Not so long ago, an online school was pretty much just that. But as demand for online degrees continues to grow, military e-learners have become choosier, says retired Army Maj. Ed Dennis, military relations manager at Bryant & Stratton College Online. Now, it's also about the quality — student experience in addition to academics. To that end, a growing number of online schools are taking steps to foster community and improve overall support for student service members and veterans. Dennis and other military reps at online schools talk about how this is being accomplished.
Online-only Ashworth College started a Student Veterans of America chapter last December. Founded by retired Army 1st Sgt. Rodney Butler, the school's military education coordinator, the chapter serves as a support network for student service members, veterans, family and friends. That's also the purpose of Student Veterans of Bryant & Stratton College Online, which launched in May to provide vets an open forum to discuss their challenges as students and to give feedback to the school.
How do online schools take traditionally campus-based offerings such as clubs and make them work in a virtual environment? It's not as hard as you might think, says Melissa Maddox, Ashworth's business services manager.
"We do a lot through our community" — the online platform students can join to connect with others who have similar interests, Maddox says. In fact, she says the school has many other clubs, fraternities, sororities and study groups that meet through its virtual community.
Bryant & Stratton College Online's veterans group meets on the professional network LinkedIn, Dennis says. "My intent was to move [the group] to a professional setting" that also could be used for networking purposes after graduation.
Both groups are in their early stages.
At press time, Ashworth's had 21 official members; Bryant & Stratton's had only five.
‘Groups' and Web pages
"Campus common"-type areas are gaining in popularity among online-only schools and online divisions of traditional colleges. In addition to its SVA chapter, Ashworth College has military-specific groups within its community — a veterans section, spouse section and active-duty section. Formed last November, the groups already boast a combined membership of more than 2,000 students, Butler says.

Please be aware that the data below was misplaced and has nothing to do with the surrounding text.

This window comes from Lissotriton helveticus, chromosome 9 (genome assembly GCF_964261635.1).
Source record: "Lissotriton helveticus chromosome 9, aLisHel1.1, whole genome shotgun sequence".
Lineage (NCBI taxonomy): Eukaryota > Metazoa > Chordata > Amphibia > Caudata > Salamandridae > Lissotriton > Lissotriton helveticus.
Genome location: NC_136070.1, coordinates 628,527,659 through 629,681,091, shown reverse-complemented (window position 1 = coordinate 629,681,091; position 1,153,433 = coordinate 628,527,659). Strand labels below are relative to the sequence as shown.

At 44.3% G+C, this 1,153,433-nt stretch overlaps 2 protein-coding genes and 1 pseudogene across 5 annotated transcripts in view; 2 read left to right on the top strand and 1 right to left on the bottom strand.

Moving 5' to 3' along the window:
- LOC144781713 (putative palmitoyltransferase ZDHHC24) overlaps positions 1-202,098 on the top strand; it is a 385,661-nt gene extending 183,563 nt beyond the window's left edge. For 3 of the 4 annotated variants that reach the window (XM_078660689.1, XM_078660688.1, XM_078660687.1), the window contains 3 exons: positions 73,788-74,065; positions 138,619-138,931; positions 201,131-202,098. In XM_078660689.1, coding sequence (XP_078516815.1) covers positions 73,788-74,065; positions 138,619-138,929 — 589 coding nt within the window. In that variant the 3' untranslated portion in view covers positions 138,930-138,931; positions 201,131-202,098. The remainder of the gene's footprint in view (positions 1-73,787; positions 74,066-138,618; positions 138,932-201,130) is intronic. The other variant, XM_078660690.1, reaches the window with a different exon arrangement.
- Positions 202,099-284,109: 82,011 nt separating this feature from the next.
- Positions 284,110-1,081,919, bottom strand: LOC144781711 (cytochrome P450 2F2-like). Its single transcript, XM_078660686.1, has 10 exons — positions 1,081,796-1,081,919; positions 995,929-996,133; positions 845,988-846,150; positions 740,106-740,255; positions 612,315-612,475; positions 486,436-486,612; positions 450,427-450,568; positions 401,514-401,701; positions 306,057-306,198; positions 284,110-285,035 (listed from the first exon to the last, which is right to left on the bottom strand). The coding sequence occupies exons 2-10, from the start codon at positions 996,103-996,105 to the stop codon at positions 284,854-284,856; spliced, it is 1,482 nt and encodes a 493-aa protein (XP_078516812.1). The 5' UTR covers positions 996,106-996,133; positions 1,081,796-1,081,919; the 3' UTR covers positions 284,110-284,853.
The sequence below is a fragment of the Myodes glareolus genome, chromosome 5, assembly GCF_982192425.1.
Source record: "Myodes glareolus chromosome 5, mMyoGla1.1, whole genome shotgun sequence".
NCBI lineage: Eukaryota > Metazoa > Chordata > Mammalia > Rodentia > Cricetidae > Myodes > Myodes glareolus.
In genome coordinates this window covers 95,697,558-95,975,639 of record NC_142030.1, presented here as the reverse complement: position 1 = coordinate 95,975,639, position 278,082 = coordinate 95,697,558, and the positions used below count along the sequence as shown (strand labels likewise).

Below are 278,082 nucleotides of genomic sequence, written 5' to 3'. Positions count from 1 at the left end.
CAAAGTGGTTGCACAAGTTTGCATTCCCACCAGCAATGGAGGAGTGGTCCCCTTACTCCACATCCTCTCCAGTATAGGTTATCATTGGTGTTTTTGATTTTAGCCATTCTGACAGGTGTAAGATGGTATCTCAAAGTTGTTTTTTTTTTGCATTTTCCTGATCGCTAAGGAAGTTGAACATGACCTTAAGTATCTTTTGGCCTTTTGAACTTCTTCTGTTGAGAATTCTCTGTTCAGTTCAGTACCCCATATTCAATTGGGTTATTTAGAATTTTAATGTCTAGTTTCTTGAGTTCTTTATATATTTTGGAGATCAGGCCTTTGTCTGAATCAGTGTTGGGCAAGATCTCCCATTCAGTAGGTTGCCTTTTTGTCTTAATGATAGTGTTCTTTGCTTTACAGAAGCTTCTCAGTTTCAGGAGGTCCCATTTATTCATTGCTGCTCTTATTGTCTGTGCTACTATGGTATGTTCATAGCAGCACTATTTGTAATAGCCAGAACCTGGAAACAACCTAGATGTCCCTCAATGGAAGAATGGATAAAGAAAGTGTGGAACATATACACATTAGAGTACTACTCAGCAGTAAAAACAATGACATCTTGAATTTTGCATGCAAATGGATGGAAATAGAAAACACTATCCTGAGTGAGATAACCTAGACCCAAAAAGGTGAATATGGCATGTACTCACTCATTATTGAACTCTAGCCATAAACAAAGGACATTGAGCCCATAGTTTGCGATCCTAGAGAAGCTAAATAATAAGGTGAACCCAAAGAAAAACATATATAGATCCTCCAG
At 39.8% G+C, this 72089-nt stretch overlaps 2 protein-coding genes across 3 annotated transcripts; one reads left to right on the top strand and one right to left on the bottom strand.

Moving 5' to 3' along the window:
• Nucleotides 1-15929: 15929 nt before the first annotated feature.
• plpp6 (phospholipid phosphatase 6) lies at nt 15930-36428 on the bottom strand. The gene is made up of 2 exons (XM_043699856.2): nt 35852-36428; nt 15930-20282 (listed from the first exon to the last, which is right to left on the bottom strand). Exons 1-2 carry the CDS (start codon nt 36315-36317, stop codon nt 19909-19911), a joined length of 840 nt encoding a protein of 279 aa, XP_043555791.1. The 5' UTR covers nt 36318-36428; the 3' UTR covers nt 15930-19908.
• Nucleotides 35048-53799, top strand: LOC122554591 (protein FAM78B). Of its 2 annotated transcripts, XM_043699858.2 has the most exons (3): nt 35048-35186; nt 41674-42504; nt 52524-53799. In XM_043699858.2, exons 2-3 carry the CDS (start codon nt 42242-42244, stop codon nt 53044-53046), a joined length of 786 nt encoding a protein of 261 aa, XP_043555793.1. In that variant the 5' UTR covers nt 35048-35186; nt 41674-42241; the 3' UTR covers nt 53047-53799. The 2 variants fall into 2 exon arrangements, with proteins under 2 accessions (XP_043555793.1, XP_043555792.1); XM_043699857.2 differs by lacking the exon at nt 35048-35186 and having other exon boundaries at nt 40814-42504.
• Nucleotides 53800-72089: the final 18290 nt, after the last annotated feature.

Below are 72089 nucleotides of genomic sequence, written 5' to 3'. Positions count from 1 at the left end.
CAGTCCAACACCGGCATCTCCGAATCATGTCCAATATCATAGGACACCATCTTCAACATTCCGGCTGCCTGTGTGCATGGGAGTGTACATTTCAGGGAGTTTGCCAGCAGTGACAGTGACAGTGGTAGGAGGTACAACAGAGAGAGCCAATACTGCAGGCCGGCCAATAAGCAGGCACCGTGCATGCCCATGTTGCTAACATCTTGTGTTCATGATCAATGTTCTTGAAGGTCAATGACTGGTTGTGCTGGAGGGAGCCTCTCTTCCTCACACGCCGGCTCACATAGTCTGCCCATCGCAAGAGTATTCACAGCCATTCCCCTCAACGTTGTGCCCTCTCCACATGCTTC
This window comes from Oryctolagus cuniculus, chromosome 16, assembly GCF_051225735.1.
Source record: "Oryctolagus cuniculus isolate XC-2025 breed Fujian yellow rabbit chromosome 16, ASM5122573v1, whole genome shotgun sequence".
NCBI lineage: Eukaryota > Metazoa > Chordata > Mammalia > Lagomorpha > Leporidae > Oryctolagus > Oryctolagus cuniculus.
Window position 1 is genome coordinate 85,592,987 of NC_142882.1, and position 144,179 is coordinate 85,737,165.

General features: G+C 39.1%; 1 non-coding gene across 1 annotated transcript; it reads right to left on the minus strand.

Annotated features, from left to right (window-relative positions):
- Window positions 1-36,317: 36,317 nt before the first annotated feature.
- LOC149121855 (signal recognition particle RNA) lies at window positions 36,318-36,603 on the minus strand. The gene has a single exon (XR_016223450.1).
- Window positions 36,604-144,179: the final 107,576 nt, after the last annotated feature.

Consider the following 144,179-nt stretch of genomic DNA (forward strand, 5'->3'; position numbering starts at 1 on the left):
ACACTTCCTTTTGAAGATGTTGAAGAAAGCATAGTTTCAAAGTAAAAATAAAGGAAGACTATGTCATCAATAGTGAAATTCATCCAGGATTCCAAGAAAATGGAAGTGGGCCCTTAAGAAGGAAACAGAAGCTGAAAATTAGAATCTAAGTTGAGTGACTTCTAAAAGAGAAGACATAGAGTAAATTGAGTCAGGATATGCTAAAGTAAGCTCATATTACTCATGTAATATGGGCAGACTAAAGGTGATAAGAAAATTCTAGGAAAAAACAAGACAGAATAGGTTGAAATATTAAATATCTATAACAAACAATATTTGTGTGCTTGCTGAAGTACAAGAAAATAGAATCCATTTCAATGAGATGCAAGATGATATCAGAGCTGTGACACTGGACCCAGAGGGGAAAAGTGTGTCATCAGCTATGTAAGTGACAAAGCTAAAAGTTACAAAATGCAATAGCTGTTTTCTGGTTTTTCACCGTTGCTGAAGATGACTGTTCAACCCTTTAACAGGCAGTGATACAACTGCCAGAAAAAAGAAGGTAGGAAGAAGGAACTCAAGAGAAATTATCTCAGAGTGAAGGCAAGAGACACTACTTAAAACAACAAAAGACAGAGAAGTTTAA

Just like in a brick-and-mortar classroom, "conversations" in the community are free-flowing and widely varied. But unlike in a traditional classroom, school representatives can check in to see what students are saying and get involved in those discussions.
Web pages also can have more targeted goals. In April, Bryant & Stratton College Online launched SalutetoSpouses.com with career, education and scholarship resources.
Online schools use Web-based seminars known as webinars for everything from open houses for prospective students to finding jobs after college. How do webinars work? It's not unlike an open house, conference or seminar at a traditional college campus, Dennis says. Take, for example, an open-house webinar.
"Students log in at a specific time. We have academic advisers, admissions representatives, financial aid representatives" and others waiting to chat with them. And, unlike traditional campus-based seminars, if you miss a webinar, you can always go back and read the archived transcript online.
Online schools use webinars specifically to reach military students. For example, American Sentinel University's webinar is "Using military education benefits effectively." Grantham Universtiy has a two-part webinar on the civilian job search.
Ashworth launched a military Facebook page in March. "We have content streaming from key military-related sites, and we've invited our military students, friends and supporters" to "like" the page, says Richard Orr, Ashworth's senior marketing communications manager.
More examples of social media being used to connect with military learners:
* YouTube videos — everything from recruiting ads to messages from troops who have to miss graduation because of deployments.
* Tweets keeping military students apprised of the latest news on topics such as education benefits.
Ultimately, an online school that cares about its military students is going to make an effort to really get to know those students, the experts say, reaching out via phone, email and, in many cases, face-to-face visits. As part of his role as military education coordinator at Ashworth, Butler conducts student visits on installations and has been known to make visits to individual vets.
At Bryant & Stratton College Online, Dennis says he communicates regularly with many of the school's military students, starting from the moment they first contact the school.
"When students call in to the call center, they are asked if they are affiliated with the military," he says. "If they are interested in the school, I send them an email, so they all have my contact information. I tell them I am retired Army and tell them to contact me. I would estimate that 85 percent of them send me a return email asking me a question."